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BUSINESS GUARDIAN guardian.co.tt JANUARY 5 • 2017
Greed is trumping fear
STAN CHOEInvestors may finally be giving stocks
For years, many refused to buy
into the hype even as the stock mar-
ket climbed to record after record.
Wounds from the 2008 financial
crisis were still too raw, and investors couldn't
stomach the risk of watching their nest eggs
drop by more than half for a second time.
Instead, they favoured bonds, which have
pumped out relatively steady and healthy
returns for decades.
Enter Donald Trump.
Since his surprise victory in last month's
presidential election, stock prices have soared
even higher, and bond prices have sunk on ex-
pectations that faster economic growth and
inflation may be on the way.
The change has been so seismic that inves-
tors poured a net US$20.7 billion into US stock
funds last month. That's the biggest month for
stock funds since 2014 and a stark turnaround
from the nearly US$76 billion that left those
same funds in the 10 earlier months, according
Ignore the dollars lost by funds run by
stock-picking managers looking to beat the
market, which have been deeply unpopular
in recent years, and US stock index funds at-
tracted a record US$41.9 billion in November.
Bond funds, meanwhile, saw money head
out the door. Investors pulled more than US$13
billion from them, with the majority coming
from those invested in bonds issued by city,
state and other local governments.
The flow into stocks and out of bonds may
grow only stronger, many fund managers say,
once investors get year-end statements that
show losses for their bond funds. These funds
are supposed to be the steadiest part of a port-
folio, and many investors may be surprised to
see they too can lose money.
The largest bond fund by assets, Vanguard's
Total Bond Market Index fund, is down 3.9 per
cent in the fourth quarter through Wednes-
day, with almost all of the loss coming since
the November 8 election. It's still up 1.7 per
cent for 2016.
Of course, it's too early to tell whether this
is a big reset in investors' psychology or just
another temporary blip. Analysts and fund
managers have been predicting a "great ro-
tation" from bonds into stocks for years, and
it hasn't happened yet.
One big reason: Interest rates have remained
extremely low in recent years, and falling rates
push up prices for existing bonds. Even after
bonds lost money in the spring of 2013, when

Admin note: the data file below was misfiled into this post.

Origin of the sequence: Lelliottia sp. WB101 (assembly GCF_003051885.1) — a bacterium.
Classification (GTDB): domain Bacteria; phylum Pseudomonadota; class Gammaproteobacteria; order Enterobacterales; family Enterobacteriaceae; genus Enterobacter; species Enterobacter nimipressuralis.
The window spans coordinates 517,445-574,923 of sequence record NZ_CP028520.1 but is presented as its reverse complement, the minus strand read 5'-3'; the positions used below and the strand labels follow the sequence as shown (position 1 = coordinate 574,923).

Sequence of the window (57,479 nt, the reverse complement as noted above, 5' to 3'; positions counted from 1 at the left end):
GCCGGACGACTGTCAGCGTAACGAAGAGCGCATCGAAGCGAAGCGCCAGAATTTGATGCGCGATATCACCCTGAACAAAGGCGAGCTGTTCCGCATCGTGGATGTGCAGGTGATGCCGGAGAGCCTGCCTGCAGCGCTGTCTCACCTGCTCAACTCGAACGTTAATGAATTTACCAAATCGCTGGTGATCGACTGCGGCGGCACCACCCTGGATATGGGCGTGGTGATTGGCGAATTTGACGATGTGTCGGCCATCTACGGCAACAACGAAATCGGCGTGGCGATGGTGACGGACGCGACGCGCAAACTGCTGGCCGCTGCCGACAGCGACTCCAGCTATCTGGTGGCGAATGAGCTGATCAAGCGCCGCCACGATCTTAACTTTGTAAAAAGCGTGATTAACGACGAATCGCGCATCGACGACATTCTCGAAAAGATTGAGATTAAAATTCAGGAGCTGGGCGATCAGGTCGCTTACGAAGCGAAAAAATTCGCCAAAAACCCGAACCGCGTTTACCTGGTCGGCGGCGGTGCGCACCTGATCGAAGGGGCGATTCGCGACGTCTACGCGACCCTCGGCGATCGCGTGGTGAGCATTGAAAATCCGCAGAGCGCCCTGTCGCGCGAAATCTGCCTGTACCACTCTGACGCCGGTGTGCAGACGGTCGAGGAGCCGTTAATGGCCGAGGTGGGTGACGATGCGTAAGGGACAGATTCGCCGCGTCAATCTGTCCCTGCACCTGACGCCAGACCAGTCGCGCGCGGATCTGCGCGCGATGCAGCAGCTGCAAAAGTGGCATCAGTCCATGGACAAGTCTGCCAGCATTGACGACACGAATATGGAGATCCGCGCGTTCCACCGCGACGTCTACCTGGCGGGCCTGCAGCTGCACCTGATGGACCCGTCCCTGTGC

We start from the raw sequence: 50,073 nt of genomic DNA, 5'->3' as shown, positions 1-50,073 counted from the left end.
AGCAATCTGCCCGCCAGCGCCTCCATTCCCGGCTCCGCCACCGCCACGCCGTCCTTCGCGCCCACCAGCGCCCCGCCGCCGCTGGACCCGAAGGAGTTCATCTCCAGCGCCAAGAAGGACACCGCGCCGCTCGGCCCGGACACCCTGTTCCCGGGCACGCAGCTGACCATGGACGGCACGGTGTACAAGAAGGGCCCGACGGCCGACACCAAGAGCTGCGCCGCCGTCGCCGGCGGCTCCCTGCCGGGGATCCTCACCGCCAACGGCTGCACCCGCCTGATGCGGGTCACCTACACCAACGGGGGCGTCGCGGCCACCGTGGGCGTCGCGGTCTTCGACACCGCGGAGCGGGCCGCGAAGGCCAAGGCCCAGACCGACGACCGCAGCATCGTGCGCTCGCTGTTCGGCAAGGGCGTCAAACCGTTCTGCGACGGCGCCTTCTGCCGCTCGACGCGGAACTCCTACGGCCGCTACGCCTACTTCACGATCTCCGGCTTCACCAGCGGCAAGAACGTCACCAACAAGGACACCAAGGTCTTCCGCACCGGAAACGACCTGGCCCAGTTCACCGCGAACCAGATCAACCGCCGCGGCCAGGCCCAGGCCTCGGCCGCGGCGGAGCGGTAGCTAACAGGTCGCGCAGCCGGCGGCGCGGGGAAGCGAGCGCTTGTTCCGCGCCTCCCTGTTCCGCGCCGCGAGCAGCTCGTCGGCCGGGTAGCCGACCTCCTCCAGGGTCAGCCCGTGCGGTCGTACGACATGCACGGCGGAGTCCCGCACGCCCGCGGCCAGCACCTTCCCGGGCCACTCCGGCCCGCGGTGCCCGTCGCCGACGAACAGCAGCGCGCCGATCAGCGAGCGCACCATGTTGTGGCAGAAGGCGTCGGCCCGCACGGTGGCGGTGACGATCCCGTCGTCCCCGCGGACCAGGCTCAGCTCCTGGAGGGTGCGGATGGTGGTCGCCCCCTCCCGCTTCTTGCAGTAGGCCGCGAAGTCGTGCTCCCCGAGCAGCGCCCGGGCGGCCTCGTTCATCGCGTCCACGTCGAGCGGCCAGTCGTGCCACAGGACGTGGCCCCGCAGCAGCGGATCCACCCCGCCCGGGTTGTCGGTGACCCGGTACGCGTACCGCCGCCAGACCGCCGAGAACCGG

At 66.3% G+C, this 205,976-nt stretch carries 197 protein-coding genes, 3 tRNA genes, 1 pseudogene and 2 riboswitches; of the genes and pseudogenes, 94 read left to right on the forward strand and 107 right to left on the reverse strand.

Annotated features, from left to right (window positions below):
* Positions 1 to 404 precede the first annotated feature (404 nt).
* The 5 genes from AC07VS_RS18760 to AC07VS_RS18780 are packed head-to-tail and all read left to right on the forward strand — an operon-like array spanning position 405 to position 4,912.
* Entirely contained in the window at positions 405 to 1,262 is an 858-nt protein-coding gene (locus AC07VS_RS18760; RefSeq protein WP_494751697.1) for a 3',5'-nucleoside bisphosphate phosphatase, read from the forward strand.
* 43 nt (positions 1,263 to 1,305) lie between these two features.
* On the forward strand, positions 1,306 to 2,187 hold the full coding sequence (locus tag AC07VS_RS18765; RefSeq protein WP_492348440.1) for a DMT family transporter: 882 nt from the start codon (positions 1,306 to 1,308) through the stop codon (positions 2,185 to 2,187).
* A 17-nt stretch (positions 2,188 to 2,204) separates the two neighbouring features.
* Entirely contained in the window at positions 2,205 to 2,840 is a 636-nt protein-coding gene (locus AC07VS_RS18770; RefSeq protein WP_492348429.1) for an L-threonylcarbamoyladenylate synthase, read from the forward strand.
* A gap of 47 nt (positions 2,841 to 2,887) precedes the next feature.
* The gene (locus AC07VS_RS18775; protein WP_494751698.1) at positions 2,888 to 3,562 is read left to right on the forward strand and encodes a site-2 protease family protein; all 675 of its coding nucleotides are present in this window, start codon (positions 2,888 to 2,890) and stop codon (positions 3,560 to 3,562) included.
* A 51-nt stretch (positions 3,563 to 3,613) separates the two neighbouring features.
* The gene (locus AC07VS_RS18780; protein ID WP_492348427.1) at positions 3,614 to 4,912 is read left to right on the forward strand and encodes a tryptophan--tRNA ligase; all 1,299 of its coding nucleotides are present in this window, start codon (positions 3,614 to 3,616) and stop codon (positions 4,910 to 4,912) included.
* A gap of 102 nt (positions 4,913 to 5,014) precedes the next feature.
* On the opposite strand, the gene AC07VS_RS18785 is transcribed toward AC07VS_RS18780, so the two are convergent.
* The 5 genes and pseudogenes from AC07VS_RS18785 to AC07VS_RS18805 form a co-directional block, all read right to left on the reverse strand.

investor worries about a pullback in stimulus
from the Federal Reserve led to a "taper tan-
trum" interest rates began falling again, and
investors quickly returned to plowing dollars
back into bond funds.
Plus, the worst-case loss for a high-quality
bond fund is still much milder than the worst-
case for a stock investment, which can go to
zero, and that sturdiness will always attract
But if the trend of money flowing from bonds
to stocks does continue or even accelerate, fund
managers and analysts say it would provide a
leg of support for the market, which has been
climbing for years without much help from
Such support would be particularly useful
for a market that some investors say is looking
expensive after prices have risen much faster
than corporate profits.
The Standard & Poor's 500 index is trading
at 19.1 times its earnings per share over the last
12 months, above its average of 15.6 times over
the last 15 years.
Among the reasons why fund managers say
this shift from bonds to stocks may be more
1. Bonds are struggling.
Interest rates jumped following Trump's vic-
tory, and many analysts expect further gains in
2017. The yield on the 10-year Treasury note
rose above 2.60 per cent this month from 1.86
per cent on election day. Many expect only
modest returns from broad bond indexes next
year, if they're positive at all. That would be
a big downshift from prior years. The largest
bond fund has returned more than five per cent
in six of the last nine years.
The Federal Reserve surprised investors ear-
lier this month when it indicated it could raise
short-term rates three times in 2017, up from
a prior forecast of two times. Expectations for
inflation are also on the upswing, which pushes
up interest rates.
2.Excitement about the economy is rising.
If Trump and the Republican-held Congress
can push through the corporate tax cuts they've
been discussing, it would mean an immediate
rise in profits for companies, which would help
their stock prices.
The job market is also continuing to improve,
which should help the economy continue to
Investors give stocks another chance
In this Friday, June 24, 2016, file photo, specialist Michael Pistillo wears Union Jack socks as he works on the floor of the New York Stock Exchange. In 2016, Wall Street repeatedly bounced back
from steep slumps, including the worst start to any year for stocks, the second correction for the market in five months and investor fears of a global slowdown. It also weathered plummeting oil
prices and the surprising outcomes of Britain's vote to leave the European Union and Donald Trump's US presidential election win. AP
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